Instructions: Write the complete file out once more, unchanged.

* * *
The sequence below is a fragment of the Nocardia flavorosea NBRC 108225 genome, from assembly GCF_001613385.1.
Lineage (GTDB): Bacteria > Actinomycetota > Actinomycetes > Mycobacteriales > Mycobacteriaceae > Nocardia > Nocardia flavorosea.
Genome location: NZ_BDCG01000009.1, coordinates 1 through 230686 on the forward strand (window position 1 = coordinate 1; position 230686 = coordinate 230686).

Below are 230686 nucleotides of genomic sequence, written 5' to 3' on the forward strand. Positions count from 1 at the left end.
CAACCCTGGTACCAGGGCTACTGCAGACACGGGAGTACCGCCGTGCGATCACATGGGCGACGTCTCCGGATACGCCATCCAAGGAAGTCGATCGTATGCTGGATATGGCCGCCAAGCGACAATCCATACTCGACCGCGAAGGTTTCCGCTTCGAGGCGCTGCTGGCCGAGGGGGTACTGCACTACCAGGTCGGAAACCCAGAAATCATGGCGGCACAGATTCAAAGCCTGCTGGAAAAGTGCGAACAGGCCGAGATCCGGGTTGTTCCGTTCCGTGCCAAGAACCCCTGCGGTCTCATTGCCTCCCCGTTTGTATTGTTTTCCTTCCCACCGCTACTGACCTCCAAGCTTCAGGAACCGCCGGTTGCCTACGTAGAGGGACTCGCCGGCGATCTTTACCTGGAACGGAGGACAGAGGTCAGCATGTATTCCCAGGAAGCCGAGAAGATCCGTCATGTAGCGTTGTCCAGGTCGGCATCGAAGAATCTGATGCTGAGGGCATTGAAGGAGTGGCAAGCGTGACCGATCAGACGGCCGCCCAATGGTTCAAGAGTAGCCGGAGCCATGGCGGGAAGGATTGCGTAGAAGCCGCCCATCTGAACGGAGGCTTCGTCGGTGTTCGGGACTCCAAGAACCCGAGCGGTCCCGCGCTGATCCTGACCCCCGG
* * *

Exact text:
The sequence below is a fragment of the Nocardia flavorosea NBRC 108225 genome, from assembly GCF_001613385.1.
Lineage (GTDB): Bacteria > Actinomycetota > Actinomycetes > Mycobacteriales > Mycobacteriaceae > Nocardia > Nocardia flavorosea.
Genome location: NZ_BDCG01000009.1, coordinates 1 through 230686 on the forward strand (window position 1 = coordinate 1; position 230686 = coordinate 230686).

Below are 230686 nucleotides of genomic sequence, written 5' to 3' on the forward strand. Positions count from 1 at the left end.
CAACCCTGGTACCAGGGCTACTGCAGACACGGGAGTACCGCCGTGCGATCACATGGGCGACGTCTCCGGATACGCCATCCAAGGAAGTCGATCGTATGCTGGATATGGCCGCCAAGCGACAATCCATACTCGACCGCGAAGGTTTCCGCTTCGAGGCGCTGCTGGCCGAGGGGGTACTGCACTACCAGGTCGGAAACCCAGAAATCATGGCGGCACAGATTCAAAGCCTGCTGGAAAAGTGCGAACAGGCCGAGATCCGGGTTGTTCCGTTCCGTGCCAAGAACCCCTGCGGTCTCATTGCCTCCCCGTTTGTATTGTTTTCCTTCCCACCGCTACTGACCTCCAAGCTTCAGGAACCGCCGGTTGCCTACGTAGAGGGACTCGCCGGCGATCTTTACCTGGAACGGAGGACAGAGGTCAGCATGTATTCCCAGGAAGCCGAGAAGATCCGTCATGTAGCGTTGTCCAGGTCGGCATCGAAGAATCTGATGCTGAGGGCATTGAAGGAGTGGCAAGCGTGACCGATCAGACGGCCGCCCAATGGTTCAAGAGTAGCCGGAGCCATGGCGGGAAGGATTGCGTAGAAGCCGCCCATCTGAACGGAGGCTTCGTCGGTGTTCGGGACTCCAAGAACCCGAGCGGTCCCGCGCTGATCCTGACCCCCGG